Meanwhile, as a consequence of his public prominence, scant details of Peterson’s tribulations, including a fleeting bout with COVID-19, soon trickled their way into news headlines, resulting in reams of consternation around the firebrand intellectual’s health. Beyond Order, the sequel to Peterson’s 2018 phenomenon 12 Rules for Life, was largely written amidst Peterson’s battles with these medical ailments, and despite its turbulent origins, it manages to not only present the same degree of moral and philosophical clarity as its predecessor but offers an even greater variety of stories to embody the author’s ideas.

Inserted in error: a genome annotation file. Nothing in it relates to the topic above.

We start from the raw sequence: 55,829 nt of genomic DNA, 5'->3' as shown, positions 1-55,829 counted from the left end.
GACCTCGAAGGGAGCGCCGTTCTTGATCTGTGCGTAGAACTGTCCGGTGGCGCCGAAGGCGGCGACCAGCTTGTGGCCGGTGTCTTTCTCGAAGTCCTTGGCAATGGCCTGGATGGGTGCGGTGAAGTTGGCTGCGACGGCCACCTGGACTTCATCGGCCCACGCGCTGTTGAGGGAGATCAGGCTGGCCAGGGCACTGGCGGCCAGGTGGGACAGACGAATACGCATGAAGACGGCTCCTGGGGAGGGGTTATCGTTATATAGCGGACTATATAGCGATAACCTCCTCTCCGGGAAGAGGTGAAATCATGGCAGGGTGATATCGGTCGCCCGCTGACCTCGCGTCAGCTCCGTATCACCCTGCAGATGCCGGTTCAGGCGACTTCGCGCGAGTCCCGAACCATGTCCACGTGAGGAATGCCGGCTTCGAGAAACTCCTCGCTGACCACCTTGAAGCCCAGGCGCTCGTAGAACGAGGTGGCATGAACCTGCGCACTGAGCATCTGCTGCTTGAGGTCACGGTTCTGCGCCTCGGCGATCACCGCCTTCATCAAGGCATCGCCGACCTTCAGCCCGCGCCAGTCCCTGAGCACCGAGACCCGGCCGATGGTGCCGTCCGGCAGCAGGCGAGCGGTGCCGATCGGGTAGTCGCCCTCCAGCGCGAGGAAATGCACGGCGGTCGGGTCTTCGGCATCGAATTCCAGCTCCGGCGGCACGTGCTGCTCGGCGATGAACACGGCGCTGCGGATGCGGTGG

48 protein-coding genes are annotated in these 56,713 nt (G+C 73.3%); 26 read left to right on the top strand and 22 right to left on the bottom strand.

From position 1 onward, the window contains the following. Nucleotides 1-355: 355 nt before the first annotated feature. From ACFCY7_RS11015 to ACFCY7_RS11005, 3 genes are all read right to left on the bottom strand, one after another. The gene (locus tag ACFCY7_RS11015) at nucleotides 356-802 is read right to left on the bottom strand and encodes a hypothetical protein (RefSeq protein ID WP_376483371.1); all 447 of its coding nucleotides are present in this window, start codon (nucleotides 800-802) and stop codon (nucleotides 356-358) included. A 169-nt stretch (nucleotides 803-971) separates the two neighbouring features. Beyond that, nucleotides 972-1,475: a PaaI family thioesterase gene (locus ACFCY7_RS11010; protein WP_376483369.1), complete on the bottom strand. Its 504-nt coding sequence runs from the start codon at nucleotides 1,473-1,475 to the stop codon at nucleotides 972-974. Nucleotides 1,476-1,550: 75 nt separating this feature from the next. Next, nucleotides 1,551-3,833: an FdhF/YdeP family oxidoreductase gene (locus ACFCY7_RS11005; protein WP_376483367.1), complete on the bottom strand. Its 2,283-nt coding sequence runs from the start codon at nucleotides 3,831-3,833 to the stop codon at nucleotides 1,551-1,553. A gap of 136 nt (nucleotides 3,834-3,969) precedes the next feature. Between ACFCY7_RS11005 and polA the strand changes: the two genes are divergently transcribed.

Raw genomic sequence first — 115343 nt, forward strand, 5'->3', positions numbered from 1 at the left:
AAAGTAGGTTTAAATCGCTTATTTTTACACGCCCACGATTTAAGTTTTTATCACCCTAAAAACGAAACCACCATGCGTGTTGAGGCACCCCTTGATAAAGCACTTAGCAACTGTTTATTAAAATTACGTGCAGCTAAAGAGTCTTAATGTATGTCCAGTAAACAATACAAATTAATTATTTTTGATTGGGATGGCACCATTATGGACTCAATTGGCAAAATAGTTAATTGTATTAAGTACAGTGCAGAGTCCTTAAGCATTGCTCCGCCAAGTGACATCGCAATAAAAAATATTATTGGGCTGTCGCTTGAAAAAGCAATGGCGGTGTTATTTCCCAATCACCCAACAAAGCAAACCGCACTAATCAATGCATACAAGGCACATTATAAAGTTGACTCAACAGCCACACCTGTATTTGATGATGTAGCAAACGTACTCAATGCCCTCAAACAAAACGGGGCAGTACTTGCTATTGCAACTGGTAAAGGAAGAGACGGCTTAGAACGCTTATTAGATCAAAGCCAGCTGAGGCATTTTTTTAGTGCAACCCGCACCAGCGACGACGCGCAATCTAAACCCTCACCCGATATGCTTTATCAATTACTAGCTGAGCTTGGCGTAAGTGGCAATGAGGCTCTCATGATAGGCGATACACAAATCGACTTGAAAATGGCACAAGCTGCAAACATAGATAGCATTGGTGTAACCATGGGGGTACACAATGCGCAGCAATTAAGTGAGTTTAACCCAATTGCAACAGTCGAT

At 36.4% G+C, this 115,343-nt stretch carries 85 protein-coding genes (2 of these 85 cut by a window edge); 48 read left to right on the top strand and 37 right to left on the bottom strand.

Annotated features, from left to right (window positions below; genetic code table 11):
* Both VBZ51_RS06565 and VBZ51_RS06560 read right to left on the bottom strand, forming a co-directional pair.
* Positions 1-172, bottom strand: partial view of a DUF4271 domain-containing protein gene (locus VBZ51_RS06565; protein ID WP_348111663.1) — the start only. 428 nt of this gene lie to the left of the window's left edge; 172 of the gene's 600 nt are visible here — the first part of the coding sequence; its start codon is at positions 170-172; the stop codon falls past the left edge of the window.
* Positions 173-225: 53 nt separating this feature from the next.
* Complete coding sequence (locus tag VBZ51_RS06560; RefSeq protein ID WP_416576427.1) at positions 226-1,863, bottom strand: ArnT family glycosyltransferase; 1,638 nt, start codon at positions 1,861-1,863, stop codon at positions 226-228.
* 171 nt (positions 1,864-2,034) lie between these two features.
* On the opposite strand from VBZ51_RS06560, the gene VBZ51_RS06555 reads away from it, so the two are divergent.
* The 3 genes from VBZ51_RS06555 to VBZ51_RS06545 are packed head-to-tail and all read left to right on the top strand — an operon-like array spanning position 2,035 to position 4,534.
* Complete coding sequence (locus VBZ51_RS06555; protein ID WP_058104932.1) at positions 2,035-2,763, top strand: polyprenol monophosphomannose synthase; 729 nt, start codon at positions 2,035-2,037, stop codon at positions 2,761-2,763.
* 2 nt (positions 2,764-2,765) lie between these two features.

Much of the philosophy that guides and contours Beyond Order stems from Nietzsche’s belief in an absolute morality against which we measure ourselves, and towards which we must strive. It was the eschewing of this idea which Nietzsche lamented in the late 19th century, with the oft cited quote, “God is dead.” Peterson succinctly explains this idea through passages that organically read like his lectures, writing that Nietzsche’s requiem to the great Deity was out of fear that, “All the Judeo-Christian values serving as the foundation of Western civilization had been made dangerously subject to casual rational criticism, and that the most important axiom upon which they were predicated — the existence of a transcendent, all powerful deity — had been fatally challenged. Nietzsche concluded from this that everything would soon fall apart, in a manner catastrophic both psychologically and socially.”